You are what you read

And sometimes, you read what you are. Today I read not one, but TWO articles on Slate which touched a personal nerve, and even relate to the world of visual communication… so I’ll share links.

First: I really don’t like Victoria’s Secret’s advertising, stores, or general brand identity. Victoria’s Secret portrays underwear as a means to only one end–making women desirable to men. In the VS catalogue, the models pose in the weird Sport Illustrated Swimsuit Edition poses–including the fascinating favorite, squeezing their boobs together between their upper arms! Quick! Someone tell Gisele Bundchen she looks silly!

But. I do like Victoria’s Secret underwear! And I’ve always felt bad about it, as if by wanting the underwear I’m buying into the inferiority complex that VS is pushing. But this short article by E.J. Graff suggests that you can like a company’s product while rejecting the methodology they use to sell it. I’m not sure if that’s completely true, but I hope that it is, and it makes me feel much better about liking Victoria’s Secret.

Second: Taking photos of yourself for the web! Good gourd! Talk about a seemingly small event that actually speaks volumes about the human psyche. From the inception of my MySpace persona, I’ve been completely interested in how personality, and, more importantly, vanity, is transmitted through MySpace profile pics.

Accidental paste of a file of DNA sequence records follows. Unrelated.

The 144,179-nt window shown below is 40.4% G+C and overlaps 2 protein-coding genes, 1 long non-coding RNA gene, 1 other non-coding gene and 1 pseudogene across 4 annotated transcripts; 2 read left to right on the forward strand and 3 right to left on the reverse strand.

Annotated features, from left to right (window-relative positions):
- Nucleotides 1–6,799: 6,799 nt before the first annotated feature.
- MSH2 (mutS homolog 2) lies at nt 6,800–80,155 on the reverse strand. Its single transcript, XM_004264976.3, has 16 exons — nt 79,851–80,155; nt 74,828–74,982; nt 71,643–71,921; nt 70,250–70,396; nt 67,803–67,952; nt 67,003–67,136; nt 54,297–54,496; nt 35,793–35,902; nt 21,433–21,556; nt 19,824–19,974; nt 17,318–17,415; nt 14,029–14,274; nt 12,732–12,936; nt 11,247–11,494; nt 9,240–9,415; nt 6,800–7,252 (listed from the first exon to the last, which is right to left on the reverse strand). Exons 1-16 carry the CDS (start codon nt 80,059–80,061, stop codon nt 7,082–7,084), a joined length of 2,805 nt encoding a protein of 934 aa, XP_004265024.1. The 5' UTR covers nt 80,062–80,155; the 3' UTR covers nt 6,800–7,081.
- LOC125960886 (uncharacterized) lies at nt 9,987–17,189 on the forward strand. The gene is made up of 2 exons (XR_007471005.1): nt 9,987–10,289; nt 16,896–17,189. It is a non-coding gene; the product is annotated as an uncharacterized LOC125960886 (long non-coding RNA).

A few theories on this:

–The vast majority of people, including but not limited to MySpace users, are vain. Meaning they want to be perceived as good-looking and popular. It’s just the way people are.
–Even though people are vain, they don’t want to be PERCEIVED as being vain. Myself included.
–Most people are lousy at hiding the vanity. Upon looking at the typical person’s MySpace set of profile pics, you’ll see the hallmarks of vanity everywhere: weird angles, weird crops, etc, etc. Shudder!
–Some people try to remove themselves from this strange scene by not posting images of themselves at all. To quote Slate writer Michael Agger: “… the resisters, … don’t want any image of themselves online. If forced into a corner, they put up something jokey or ironic.” It’s hard for me to pin down why I don’t like this approach. Maybe because it’s fear-based for some people. Maybe because the “I’m not vain” approach is just another form of vanity. Or maybe cause it’s just no fun to look at someone’s profile pictures and not be able to tell what they look like.
–In short, you’re dammed if you do and you’re dammed if you don’t.

Some more great insights here.

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